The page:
The nation's Roman Catholic bishops have released a voter guide for the 2012 election that repeatedly calls abortion "evil" without making revisions some conservatives had demanded for an even tighter focus on the issue.
The document, called "Forming Consciences for Faithful Citizenship," is nearly identical to the bishops' guide published four years ago. It gives high priority to fighting abortion while also highlighting social concerns such as ending poverty and war. Catholics make up about one-quarter of the electorate nationwide but do not vote as a bloc. Most don't base their choice on a politician's stand on abortion.
The bishops have offered similar advice to Catholics before every presidential race since 1976, broadly applying religious teaching to policy concerns of the day. The document has become a point of contention within the church over which issues voters should consider most important: abortion or social justice. These differences have often led to bruising arguments - and an unusual public airing of differences among bishops. By releasing the document now, church leaders hope to minimize the chance for a public debate on the guide at their annual November meeting, although any bishop could ask to revisit the guide.
In an introductory note to the 2012 edition, the bishops highlighted six concerns: abortion, religious freedom, traditional marriage, immigration reform, fighting poverty and ending war. The document was released days after the U.S. Conference of Catholic Bishops announced they had created a new watchdog committee to challenge what they considered an "assault" on religious liberty from Obama administration policies. Among the threats the bishops cited were a plan that could require Catholic organizations to cover birth control free of charge for their employees and distribute condoms as part of HIV prevention campaigns.
The introductory note warns "Faithful Citizenship" has sometimes "been misused to present an incomplete or distorted view of the demands of faith and politics." Some bishops have accused liberals of twisting the document's nuanced language to justify Catholic votes for abortion-rights supporters. The bishops also cautioned against attempts "to reduce Catholic moral concerns to one or two matters, or to justify choices simply to advance partisan, ideological or personal issues."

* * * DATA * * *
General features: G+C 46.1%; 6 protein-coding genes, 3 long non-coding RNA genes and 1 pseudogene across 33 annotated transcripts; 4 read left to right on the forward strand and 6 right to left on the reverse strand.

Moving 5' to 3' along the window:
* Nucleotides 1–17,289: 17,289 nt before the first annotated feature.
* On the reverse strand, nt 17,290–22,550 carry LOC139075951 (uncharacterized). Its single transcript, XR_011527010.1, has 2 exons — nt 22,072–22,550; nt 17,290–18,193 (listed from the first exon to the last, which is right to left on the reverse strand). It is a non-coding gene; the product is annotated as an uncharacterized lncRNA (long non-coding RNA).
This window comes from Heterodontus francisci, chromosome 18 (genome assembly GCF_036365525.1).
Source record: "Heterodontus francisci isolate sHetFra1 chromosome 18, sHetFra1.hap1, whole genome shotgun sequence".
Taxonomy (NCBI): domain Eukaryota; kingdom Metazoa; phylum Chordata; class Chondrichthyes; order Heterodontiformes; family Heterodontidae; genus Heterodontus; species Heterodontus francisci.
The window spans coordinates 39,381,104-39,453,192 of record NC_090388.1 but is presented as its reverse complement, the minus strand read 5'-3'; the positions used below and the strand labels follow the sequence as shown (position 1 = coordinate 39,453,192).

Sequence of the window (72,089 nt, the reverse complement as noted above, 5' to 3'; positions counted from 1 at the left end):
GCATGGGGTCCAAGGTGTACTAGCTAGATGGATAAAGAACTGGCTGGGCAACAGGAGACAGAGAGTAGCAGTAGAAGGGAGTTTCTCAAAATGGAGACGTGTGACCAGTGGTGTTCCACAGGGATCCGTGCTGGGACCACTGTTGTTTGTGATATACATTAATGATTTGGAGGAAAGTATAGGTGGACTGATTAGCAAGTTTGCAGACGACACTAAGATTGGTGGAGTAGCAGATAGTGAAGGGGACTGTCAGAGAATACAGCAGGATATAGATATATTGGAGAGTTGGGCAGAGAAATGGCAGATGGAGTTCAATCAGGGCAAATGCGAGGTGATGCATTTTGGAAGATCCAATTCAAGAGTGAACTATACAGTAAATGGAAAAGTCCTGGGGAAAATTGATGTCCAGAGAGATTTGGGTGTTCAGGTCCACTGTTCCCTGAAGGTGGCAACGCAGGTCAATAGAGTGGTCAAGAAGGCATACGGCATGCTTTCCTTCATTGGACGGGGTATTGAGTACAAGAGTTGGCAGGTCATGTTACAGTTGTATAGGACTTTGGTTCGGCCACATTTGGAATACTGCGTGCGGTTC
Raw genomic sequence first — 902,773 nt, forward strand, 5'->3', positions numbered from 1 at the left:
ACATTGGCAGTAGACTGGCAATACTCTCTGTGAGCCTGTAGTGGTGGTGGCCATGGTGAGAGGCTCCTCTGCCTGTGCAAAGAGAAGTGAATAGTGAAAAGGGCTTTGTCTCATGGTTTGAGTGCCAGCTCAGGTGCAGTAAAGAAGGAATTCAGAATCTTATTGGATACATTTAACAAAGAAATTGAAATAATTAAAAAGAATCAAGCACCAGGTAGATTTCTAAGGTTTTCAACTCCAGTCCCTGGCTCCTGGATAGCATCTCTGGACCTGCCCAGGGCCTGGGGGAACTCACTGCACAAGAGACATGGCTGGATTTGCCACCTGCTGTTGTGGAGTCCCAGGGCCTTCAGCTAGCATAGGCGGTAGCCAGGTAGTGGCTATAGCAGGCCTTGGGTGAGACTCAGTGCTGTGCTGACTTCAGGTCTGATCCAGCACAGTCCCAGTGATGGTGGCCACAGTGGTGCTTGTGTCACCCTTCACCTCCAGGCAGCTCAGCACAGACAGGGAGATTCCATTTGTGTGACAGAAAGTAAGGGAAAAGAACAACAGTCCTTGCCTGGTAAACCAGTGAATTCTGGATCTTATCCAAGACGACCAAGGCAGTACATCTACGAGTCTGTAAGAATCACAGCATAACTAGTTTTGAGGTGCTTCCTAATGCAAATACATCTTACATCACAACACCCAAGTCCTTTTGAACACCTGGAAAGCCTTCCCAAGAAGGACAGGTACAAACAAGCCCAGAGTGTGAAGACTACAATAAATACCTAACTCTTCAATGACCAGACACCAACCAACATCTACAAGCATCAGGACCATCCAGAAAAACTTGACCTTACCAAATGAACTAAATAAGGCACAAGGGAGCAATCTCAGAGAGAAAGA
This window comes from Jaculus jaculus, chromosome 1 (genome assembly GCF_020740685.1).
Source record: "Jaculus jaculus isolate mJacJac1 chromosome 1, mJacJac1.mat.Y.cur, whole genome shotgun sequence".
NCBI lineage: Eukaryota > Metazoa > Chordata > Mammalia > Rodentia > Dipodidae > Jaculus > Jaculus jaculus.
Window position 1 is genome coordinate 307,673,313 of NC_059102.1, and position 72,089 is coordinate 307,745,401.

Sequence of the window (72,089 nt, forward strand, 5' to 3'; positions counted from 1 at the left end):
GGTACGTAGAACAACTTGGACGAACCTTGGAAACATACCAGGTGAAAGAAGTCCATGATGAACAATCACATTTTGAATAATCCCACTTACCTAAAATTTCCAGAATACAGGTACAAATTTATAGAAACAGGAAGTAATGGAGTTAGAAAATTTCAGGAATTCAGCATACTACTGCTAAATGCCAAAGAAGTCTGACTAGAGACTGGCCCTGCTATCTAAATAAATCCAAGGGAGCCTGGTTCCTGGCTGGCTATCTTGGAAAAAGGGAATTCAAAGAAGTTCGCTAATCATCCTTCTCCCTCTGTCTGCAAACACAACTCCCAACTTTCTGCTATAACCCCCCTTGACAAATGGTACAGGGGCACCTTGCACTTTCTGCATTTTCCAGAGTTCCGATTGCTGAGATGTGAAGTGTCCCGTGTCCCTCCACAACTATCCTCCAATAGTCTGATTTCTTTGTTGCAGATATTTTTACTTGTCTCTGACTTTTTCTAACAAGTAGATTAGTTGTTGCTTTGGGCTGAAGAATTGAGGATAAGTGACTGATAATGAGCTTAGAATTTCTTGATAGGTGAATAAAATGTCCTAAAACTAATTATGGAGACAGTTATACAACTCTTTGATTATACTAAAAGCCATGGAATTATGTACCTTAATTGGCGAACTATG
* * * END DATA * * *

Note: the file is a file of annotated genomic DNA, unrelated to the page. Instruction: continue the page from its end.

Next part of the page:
"As Catholics we are not single-issue voters," the bishops wrote in the guide. "A candidate's position on a single issue is not sufficient to guarantee a voter's support. Yet a candidate's position on a single issue that involves an intrinsic evil, such as support for legal abortion or the promotion of racism, may legitimately lead a voter to disqualify a candidate from receiving support."
The guide contains no direct instruction on whether Catholic politicians who support abortion rights should receive Holy Communion. Each bishop has the authority to decide how to approach lawmakers within his own diocese. However, the document does emphasize statements by Pope Benedict XVI on the duty of lawmakers to serve as a "public witness to our faith."
Michael Sean Winters, a Catholic author who blogs at the independent liberal newsweekly National Catholic Reporter, praised the document for "striking not just a balance, but for showing that neither political party really conforms to the fullness of the Catholic moral vision."
"Voters have to make prudential judgments," about which candidate is most likely to follow Catholic social teaching, Winters said.
Deal Hudson, a one-time adviser to the campaign of President George W. Bush, was among those urging stronger language on abortion. He called the introductory note "a positive step toward clarifying some of the ambiguities that were advantageously spun by some seeking to water down church teachings for their own agenda."
In recent years, Catholic bishops have been struggling to reassert their teaching authority within the church. However, a recent survey found that few parishioners knew the bishops publish a voting guide. The poll conducted in May and June by Georgetown University's Center for Applied Research in the Apostolate found that only 16 percent of adult Catholics had heard of the "Faithful Citizenship." Of those who knew about the document, about three-quarters said it had "no influence at all" on how they voted.